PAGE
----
All of this has prompted upward revisions in what had been still weak gas pricing estimates. Most analysts are putting the target at about a dollar above current prices (currently this morning about $3.53 per 1,000 cubic feet, or million BTUs, the NYMEX futures contract unit).

My estimate puts natural gas prices at around $4.65.

However, just about everybody is looking at new utilizations for gas increasing the price to about $6 by as early as 2015 or 2016.

Now we are not going back to the $13 levels experienced some five years ago for one simple reason. Today, we have far more extractable reserves than we did back then. Operating companies can rev up production quickly.

How to Profit From Higher Natural Gas Prices

So, how should you play this?

The improvement is coming, but there will be some hiccups along the way. The sustainable rise in price is also not something that will be happening in an accelerated fashion anytime soon.

There are two approaches the average investor can use to "test the water."

First, focus on the producers and service providers who are able to work in both oil and gas, both on the conventional and unconventional sides of both. The oil prospects are improving more quickly and this allows increasing commitment to gas without becoming dependent on what is still a sluggish improvement.

Second, begin positioning in those sectors likely to benefit most from the rises in demand noted above. LNG may not be flowing in a major way for more than a year. But the huge multi-billion dollar, 20-year plus contracts for import are already being signed.

Here, members of my Energy Advantage have already established holdings in the market leaders: Cheniere Energy, with an easy to remember stock symbol (NYSE: LNG); and its connected partnership Cheniere Energy Partners, LP (NYSE: CQP).

Cheniere Energy owns a massive export terminal at Sabine Pass on the border of Texas and Louisiana. This facility received the first blanket permission from the U.S. Department of Energy for the export of LNG to any country in the world not on a sanctions list (sorry Iran and North Korea). The company already has six huge commitments from some of the largest LNG importers globally.

CQP is the partnership actually controlling the terminal. With Washington finally signing off on the export of LNG, this is going to be moving up.

Exploiting these prospects will require some time and a more detailed strategy as the natural gas prices improve.

But at least the above two suggestions will allow you to start the process without mortgaging the farm.

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About the Author

Dr. Kent Moors is an internationally recognized expert in oil and natural gas policy, risk assessment, and emerging market economic development. He serves as an advisor to many U.S. governors and foreign governments. Kent details his latest global travels in his free Oil & Energy Investor e-letter. He makes specific investment recommendations in his newsletter, the Energy Advantage. For more active investors, he issues shorter-term trades in his Energy Inner Circle

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  1. Ron Wagner | January 24, 2013

    Very good article. Remember that this is a worldwide phenomenon. All the world is attempting to replicate our success, plus offshore is making big progress.

    Natural gas is the future of energy. It is replacing dirty old coal plants, and dangerous expensive nuclear plants. It will fuel cars, trucks, vans, buses, locomotives, aircraft, ships, tractors, air conditioners, engines of all kinds. It costs far less. It will help keep us out of more useless wars, where we shed our blood and money. It is used to make many products. It lowers CO2 emissions. Over 4,400 natural gas story links on my free blog. An annotated and illustrated bibliography of live links, updated daily. The worldwide picture of natural gas. Read in 67 nations. ronwagnersrants . blogspot . com

  2. | March 17, 2013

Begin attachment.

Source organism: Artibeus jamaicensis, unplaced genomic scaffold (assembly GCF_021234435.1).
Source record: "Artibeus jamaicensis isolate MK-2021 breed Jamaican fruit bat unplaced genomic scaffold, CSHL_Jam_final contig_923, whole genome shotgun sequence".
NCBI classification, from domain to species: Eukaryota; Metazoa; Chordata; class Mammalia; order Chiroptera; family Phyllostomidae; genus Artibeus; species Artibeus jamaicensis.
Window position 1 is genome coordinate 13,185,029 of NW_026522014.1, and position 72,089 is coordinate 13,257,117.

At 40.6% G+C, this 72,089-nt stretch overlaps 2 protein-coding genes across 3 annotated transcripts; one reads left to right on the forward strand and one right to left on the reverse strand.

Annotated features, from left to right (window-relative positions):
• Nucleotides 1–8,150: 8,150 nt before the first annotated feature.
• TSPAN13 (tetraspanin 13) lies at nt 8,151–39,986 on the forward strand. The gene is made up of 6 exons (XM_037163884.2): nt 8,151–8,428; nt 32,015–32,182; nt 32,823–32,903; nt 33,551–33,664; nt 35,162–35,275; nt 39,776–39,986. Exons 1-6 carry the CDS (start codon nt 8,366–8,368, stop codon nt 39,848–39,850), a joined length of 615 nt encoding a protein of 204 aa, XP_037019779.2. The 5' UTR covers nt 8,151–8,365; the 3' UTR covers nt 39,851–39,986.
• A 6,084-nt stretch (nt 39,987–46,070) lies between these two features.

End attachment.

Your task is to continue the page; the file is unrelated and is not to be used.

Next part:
Time and the Govt. process control this energy sector , many factors that all have to work with the end result of demand. Warren Buffet's Oil Train with all his Obama pull keeping the Keystone and others at a slow deliberate pace will put an extra 22 Billion $ above and beyond his pre estimate profits. That is a pretty good number to be on the right side of and I am not even talking about who makes those tanker rail cars, which brings us to the hostage, the American consumer has yet to feel the glory of a train derailment but yet people cross RR Tracks everyday, what a good reminder of progress. Not to mention the Canadian rail system. But as we progress backwards at least we know we will be reminded of the Profits big oil makes but not that there tax bill is more than there profit. Warren makes a killing and big oil gets the blame how we seem to shine in Obama's ignorance. But he keeps China happy and Warren while the US tax payer and our good Canadian neighbor play second fiddle to China. I will make a suggestion THE little train that could without rail road tracks shine before many if there permit could somehow slip through the political drama. VERESEN (FCGYF) A 2 $Bilion Dollar money making machine. They don't get the attention on volume of traded shares and they are somewhat strategically located with a diverse or should I say don't put all your eggs in one basket, meaning of coarse that they have a few avenue's that there business profits. How unique wind, water, pipeline, upstream, downstream, well lets just say mother nature gets respect from them. Not to mention a healthy yield + a monthly .08 dividend that does not miss a beat and all for that 11 to 15 Dollar per stock price. But one thing that really stands out that could change there outlook and maybe sooner than the other, like the export LNG Sabine Pass project the look a likes TX/La and the possible Virginia port they will come on line but there are other worldly countries that could throw a wrench in that Asia China gas user. They are not a gem in the rough they make money pay there bills and have a good overall happy work labor force, actually can't find a reason to not just being happy at a stock with a monthly dividend of .08 cents for just a little over $10 Bucks a share that is traded so thinly they hardly ever get attention. But they are do for a boost and all it takes is a permit and a few yes sirs and the pipeline out of Canada into the coast of Oregon a port ready for export to Asia/China with Nat/LQD/Gas would be a game breaker.The only port on the North American West Coast side besides Alaska which have more value than the Gulf of Mexico or the Atlantic coast ports to take advantage of there product would put a kink in the other players exports would draw great attention to the Yang money, frankly surprised that they have been able to be so patriotic to keep China from knocking on there door already. The writing has been on the wall with the Keystone and Obama and Warrens DC keep the train rolling for insiders and even if Veresen has to wait to get this ball rolling when Sabine Pass does it would still be a logistical home run. Right now 1000 shares gets you about 1000$ a year in divy's at a sweet investment when you look at there other assets the alliance pipeline I like the Fort Chicago ring it has to it along with the Bakken and eggs for breakfast as a good way to start the day not to Mention they are not shy with there R@D looking down the energy road for diversification but if they pull off the west coast export they will not be a 2 Billion Dollar Company anymore, actually they might not be so patriotic either remember China makes a lot of $ of the interest from what Obama borrowed and he still owes them some favors. He will deny that China is not buying Canadian resources with American tax dollars and he is right China is buying those our great neighbors resources with the interest from the US paying back the loans to China, how much interest does several Trillion in loans generate anyway? You might say in a round about way the US tax payer gives China a year round Christmas present from a money printing hyper inflation US President. But as unusual this recommendation comes with out a stop loss, the .08 a month at a Stock in the low teens is a good play already ask Chicago.